VOLGOGRAD, Russia -- Both FIFA and sources close to World Cup referee Mark Geiger have denied accusations from Morocco's Nordin Amrabat that the American official asked for a Portugal player's shirt during the game he worked on Wednesday.
Morocco complained about Geiger's performance after losing to Portugal 1-0 in the match, which was his first on-field assignment at the 2018 event, and midfielder Amrabat raised the prospect of impartial behaviour by the referee in an interview with Dutch broadcaster NOS.
"I don't know what [Geiger] is used to, but he was very impressed by Cristiano [Ronaldo]," Amrabat said. "I've been just told by Pepe that in the [first half], he asked if he could have his shirt. Come on, man. What are we talking about? ... We are at the World Cup, not a circus here."
FIFA condemned the allegations and said in a statement that Geiger has refuted the claim from Amrabat, who controversially played in the game despite suffering a concussion against Iran last week.
"FIFA referees are under clear instructions with regard to their behaviour and relationship with the teams at the 2018 FIFA World Cup Russia and it can be confirmed that Mr. Geiger has acted in an exemplary and professional manner as an appointed match official," the statement said.
Sources close to Geiger also denied to ESPN FC that he made such a request.
"It's laughable, these allegations," said one source, who asked to remain anonymous because he is not authorised to comment on refereeing issues at the World Cup. "We saw it on Twitter last night and laughed at the ridiculousness of it."
With the implementation of video assistant referee (VAR) technology throughout the event, all communication between the referee, his assistants and those in the VAR booth are recorded. The recordings are later used for training and to provide feedback on a referee's performance.
If Geiger said what is alleged, the source said, "the audio would be recorded and it would be on tape. It's a live [microphone] at all times and there is no way for Mark to mute it."
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There was some confusion over whose shirt Amrabat was accusing Geiger of pursuing. The original quote to NOS is not definitive, and FIFA's statement referenced Portugal's captain -- Ronaldo -- following initial reports of the interview in Netherlands, where Amrabat was born and raised. But Dutch reports on Thursday say the original interviewer has since clarified that Amrabat was saying he was told Geiger had asked for Pepe's shirt.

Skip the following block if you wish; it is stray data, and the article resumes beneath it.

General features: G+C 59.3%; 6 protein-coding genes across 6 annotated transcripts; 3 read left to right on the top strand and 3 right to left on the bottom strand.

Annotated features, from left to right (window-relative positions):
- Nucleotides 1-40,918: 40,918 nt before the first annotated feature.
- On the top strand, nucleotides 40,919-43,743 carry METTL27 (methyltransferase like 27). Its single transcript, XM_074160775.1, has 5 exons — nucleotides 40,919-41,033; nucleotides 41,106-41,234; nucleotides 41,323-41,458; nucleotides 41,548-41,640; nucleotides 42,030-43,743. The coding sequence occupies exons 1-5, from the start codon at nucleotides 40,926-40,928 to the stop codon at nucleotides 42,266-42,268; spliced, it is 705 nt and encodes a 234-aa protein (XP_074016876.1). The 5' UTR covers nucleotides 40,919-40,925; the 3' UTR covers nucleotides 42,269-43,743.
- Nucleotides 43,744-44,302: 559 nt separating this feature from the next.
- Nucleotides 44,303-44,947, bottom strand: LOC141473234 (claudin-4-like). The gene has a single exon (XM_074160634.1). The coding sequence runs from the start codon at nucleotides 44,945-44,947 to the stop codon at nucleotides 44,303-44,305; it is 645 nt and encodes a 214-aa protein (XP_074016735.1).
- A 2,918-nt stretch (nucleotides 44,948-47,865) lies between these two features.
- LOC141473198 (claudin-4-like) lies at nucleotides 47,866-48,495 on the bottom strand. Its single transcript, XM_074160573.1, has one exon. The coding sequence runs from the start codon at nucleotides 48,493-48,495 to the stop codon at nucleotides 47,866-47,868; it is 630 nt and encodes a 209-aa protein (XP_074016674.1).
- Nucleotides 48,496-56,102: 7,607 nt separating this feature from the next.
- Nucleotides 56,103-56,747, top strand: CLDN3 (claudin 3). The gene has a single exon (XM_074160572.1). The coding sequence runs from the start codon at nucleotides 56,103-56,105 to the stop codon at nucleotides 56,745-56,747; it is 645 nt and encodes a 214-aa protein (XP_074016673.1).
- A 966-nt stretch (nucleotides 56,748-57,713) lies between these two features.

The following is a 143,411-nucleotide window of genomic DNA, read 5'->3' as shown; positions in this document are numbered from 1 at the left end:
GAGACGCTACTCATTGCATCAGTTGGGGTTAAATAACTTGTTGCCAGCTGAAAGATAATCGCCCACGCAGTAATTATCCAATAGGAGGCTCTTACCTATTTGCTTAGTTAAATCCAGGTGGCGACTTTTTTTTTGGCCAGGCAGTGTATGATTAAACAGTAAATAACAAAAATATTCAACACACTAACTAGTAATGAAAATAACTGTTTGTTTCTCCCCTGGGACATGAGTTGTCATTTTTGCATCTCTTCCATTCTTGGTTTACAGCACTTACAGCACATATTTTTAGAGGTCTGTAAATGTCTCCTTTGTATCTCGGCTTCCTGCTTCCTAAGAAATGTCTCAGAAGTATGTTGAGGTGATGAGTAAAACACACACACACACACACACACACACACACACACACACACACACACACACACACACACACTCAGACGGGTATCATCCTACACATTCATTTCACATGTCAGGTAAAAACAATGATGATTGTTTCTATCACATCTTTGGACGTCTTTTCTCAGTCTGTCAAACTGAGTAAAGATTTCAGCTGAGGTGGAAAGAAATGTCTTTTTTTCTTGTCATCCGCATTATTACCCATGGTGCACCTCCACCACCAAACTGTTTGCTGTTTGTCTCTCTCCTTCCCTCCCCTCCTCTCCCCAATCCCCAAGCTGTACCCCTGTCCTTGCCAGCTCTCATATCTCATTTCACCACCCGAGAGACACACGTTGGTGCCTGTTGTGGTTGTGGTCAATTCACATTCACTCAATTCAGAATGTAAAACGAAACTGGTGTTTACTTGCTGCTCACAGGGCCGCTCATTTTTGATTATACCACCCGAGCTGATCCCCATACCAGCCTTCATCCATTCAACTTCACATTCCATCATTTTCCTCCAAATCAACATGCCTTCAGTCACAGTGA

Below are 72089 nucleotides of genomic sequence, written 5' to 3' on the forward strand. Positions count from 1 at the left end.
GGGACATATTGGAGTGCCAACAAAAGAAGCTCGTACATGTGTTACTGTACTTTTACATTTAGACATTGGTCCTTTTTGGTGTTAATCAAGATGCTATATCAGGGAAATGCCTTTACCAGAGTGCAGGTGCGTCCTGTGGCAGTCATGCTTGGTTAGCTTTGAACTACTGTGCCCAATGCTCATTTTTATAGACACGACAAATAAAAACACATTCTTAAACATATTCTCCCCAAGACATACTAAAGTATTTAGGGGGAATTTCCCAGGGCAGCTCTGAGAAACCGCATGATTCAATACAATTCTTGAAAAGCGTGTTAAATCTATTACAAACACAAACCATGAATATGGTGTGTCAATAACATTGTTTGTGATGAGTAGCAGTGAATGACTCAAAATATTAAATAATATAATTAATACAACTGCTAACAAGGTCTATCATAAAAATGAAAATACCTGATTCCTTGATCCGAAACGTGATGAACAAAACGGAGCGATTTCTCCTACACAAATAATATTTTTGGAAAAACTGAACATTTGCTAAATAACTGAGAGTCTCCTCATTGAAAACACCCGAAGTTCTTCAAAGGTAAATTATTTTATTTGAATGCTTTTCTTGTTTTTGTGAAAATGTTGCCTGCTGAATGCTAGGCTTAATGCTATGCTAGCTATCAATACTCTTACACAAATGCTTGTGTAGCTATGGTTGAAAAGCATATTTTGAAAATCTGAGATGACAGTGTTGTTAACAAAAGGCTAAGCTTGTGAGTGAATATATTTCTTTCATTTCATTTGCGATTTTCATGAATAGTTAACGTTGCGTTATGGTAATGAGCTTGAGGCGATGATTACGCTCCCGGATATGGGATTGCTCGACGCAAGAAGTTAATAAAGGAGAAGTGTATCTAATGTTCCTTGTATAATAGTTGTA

Another Morocco player, midfielder Karim El Ahmadi, criticised Geiger's performance after the game, saying Ronaldo's fourth-minute goal should not have been awarded because a foul was committed.
Geiger was the subject of further controversy on Thursday as he worked as the VAR for the game between Denmark and Australia, and suggested the match official look at a penalty decision that allowed the Socceroos to score and secure a 1-1 draw.
Together with the accusations, Amrabat's concussion meant he was the subject of two different critical FIFA statements in one day. Regarding his quick return after a head injury, FIFA said it would "address this matter with the Moroccan [federation] and, speaking in general terms, FIFA will monitor closely this matter throughout the competition."
Geiger, 43, is a longtime Major League Soccer referee who worked three games at the 2014 World Cup, at which he became the first American to officiate a game in the tournament's knockout rounds when he oversaw the round-of-16 match between France and Nigeria.
He was criticised after that game by then-Nigeria manager Stephen Keshi for a foul by France's Blaise Matuidi that forced Nigeria's Ogenyi Onazi to leave the match.
Geiger also refereed the 2015 Gold Cup semifinal between Mexico and Panama and later admitted to making errors during the match that impacted the outcome, with Mexico winning 2-1 in extra time en route to winning the tournament.